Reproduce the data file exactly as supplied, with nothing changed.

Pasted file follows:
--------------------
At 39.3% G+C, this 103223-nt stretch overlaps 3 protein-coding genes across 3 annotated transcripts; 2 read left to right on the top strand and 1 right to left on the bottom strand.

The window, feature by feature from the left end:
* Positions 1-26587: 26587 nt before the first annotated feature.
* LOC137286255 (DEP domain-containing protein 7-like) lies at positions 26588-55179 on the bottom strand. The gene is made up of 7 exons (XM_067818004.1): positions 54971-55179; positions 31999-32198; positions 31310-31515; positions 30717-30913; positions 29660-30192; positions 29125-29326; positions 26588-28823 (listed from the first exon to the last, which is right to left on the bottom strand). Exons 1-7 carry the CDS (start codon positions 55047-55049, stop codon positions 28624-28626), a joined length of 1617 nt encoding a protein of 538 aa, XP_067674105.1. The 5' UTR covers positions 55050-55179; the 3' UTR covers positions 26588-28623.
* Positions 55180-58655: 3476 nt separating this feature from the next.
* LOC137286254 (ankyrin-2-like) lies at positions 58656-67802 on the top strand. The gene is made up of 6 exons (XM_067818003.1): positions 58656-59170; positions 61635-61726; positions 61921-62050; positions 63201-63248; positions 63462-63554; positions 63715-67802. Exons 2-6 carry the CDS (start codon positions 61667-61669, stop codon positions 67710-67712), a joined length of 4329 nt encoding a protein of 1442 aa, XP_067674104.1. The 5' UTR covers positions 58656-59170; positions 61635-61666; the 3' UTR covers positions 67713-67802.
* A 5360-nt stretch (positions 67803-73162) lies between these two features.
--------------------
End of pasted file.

At 39.3% G+C, this 103223-nt stretch overlaps 3 protein-coding genes across 3 annotated transcripts; 2 read left to right on the top strand and 1 right to left on the bottom strand.

The window, feature by feature from the left end:
* Positions 1-26587: 26587 nt before the first annotated feature.
* LOC137286255 (DEP domain-containing protein 7-like) lies at positions 26588-55179 on the bottom strand. The gene is made up of 7 exons (XM_067818004.1): positions 54971-55179; positions 31999-32198; positions 31310-31515; positions 30717-30913; positions 29660-30192; positions 29125-29326; positions 26588-28823 (listed from the first exon to the last, which is right to left on the bottom strand). Exons 1-7 carry the CDS (start codon positions 55047-55049, stop codon positions 28624-28626), a joined length of 1617 nt encoding a protein of 538 aa, XP_067674105.1. The 5' UTR covers positions 55050-55179; the 3' UTR covers positions 26588-28623.
* Positions 55180-58655: 3476 nt separating this feature from the next.
* LOC137286254 (ankyrin-2-like) lies at positions 58656-67802 on the top strand. The gene is made up of 6 exons (XM_067818003.1): positions 58656-59170; positions 61635-61726; positions 61921-62050; positions 63201-63248; positions 63462-63554; positions 63715-67802. Exons 2-6 carry the CDS (start codon positions 61667-61669, stop codon positions 67710-67712), a joined length of 4329 nt encoding a protein of 1442 aa, XP_067674104.1. The 5' UTR covers positions 58656-59170; positions 61635-61666; the 3' UTR covers positions 67713-67802.
* A 5360-nt stretch (positions 67803-73162) lies between these two features.